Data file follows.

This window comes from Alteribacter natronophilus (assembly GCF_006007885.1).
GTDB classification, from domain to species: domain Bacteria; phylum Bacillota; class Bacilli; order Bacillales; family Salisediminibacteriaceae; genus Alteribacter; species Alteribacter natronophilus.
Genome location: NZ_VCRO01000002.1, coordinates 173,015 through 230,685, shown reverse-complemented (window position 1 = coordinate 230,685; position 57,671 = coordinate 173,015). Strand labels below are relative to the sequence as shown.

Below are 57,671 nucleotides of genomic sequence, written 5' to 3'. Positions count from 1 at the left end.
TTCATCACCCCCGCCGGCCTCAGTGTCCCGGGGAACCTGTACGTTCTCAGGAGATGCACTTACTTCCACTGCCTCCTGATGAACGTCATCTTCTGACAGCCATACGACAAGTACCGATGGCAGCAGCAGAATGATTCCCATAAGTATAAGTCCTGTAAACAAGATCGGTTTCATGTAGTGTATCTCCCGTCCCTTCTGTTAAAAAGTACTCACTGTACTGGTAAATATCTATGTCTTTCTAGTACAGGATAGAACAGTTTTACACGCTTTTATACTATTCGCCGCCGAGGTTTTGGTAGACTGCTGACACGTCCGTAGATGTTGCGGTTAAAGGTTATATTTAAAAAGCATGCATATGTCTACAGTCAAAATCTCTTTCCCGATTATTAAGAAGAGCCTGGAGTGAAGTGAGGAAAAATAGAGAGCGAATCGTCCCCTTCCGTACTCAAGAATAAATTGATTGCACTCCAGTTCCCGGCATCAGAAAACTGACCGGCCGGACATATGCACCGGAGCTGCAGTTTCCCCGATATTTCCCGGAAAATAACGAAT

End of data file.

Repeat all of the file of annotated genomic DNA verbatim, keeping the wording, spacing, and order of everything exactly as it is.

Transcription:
This window comes from Alteribacter natronophilus (assembly GCF_006007885.1).
GTDB classification, from domain to species: domain Bacteria; phylum Bacillota; class Bacilli; order Bacillales; family Salisediminibacteriaceae; genus Alteribacter; species Alteribacter natronophilus.
Genome location: NZ_VCRO01000002.1, coordinates 173,015 through 230,685, shown reverse-complemented (window position 1 = coordinate 230,685; position 57,671 = coordinate 173,015). Strand labels below are relative to the sequence as shown.

Below are 57,671 nucleotides of genomic sequence, written 5' to 3'. Positions count from 1 at the left end.
TTCATCACCCCCGCCGGCCTCAGTGTCCCGGGGAACCTGTACGTTCTCAGGAGATGCACTTACTTCCACTGCCTCCTGATGAACGTCATCTTCTGACAGCCATACGACAAGTACCGATGGCAGCAGCAGAATGATTCCCATAAGTATAAGTCCTGTAAACAAGATCGGTTTCATGTAGTGTATCTCCCGTCCCTTCTGTTAAAAAGTACTCACTGTACTGGTAAATATCTATGTCTTTCTAGTACAGGATAGAACAGTTTTACACGCTTTTATACTATTCGCCGCCGAGGTTTTGGTAGACTGCTGACACGTCCGTAGATGTTGCGGTTAAAGGTTATATTTAAAAAGCATGCATATGTCTACAGTCAAAATCTCTTTCCCGATTATTAAGAAGAGCCTGGAGTGAAGTGAGGAAAAATAGAGAGCGAATCGTCCCCTTCCGTACTCAAGAATAAATTGATTGCACTCCAGTTCCCGGCATCAGAAAACTGACCGGCCGGACATATGCACCGGAGCTGCAGTTTCCCCGATATTTCCCGGAAAATAACGAAT